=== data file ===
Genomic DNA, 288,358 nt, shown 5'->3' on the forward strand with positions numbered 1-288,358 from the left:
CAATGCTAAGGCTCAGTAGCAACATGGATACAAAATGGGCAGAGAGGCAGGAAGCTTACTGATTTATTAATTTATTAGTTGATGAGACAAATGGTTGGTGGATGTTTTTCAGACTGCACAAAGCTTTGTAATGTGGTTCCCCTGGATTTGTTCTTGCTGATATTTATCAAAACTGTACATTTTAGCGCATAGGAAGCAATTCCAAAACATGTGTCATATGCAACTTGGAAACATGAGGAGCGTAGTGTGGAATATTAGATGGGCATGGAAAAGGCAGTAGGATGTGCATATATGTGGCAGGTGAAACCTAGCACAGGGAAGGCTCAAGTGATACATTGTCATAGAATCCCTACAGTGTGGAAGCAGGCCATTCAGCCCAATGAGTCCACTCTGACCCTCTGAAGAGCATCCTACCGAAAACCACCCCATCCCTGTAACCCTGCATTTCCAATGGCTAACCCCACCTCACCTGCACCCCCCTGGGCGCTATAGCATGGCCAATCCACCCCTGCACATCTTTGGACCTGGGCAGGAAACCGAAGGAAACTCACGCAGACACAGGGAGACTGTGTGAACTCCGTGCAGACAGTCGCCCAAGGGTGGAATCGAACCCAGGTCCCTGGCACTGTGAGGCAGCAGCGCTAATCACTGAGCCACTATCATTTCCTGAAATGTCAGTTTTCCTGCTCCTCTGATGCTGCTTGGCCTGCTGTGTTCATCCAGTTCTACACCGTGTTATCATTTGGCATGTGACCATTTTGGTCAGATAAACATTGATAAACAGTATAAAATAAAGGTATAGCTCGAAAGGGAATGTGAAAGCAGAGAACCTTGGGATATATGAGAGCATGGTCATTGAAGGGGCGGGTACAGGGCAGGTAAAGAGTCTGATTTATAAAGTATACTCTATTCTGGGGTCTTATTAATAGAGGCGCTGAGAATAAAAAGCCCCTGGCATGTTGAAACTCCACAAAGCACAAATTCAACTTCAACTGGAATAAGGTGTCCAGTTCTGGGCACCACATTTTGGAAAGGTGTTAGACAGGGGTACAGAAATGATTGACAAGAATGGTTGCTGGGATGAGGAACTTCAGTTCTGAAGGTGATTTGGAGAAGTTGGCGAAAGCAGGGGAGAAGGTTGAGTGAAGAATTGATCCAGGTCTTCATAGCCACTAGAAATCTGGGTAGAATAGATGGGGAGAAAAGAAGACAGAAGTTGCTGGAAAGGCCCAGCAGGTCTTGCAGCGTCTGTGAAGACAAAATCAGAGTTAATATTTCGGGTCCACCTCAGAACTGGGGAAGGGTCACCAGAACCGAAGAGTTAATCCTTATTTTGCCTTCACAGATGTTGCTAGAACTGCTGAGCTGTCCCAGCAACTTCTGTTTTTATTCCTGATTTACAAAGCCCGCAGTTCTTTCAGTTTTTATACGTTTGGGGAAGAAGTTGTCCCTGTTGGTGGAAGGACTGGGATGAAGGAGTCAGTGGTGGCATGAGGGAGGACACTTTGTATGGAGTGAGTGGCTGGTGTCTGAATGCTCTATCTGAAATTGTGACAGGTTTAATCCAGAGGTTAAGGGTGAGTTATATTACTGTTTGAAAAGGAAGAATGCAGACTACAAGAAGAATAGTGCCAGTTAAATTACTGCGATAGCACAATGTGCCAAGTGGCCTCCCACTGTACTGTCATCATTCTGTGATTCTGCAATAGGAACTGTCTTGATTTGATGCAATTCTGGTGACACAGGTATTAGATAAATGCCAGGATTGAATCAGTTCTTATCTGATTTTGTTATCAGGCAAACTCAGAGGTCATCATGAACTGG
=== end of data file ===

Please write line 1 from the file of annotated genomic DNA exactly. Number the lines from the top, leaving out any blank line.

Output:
Genomic DNA, 288,358 nt, shown 5'->3' on the forward strand with positions numbered 1-288,358 from the left: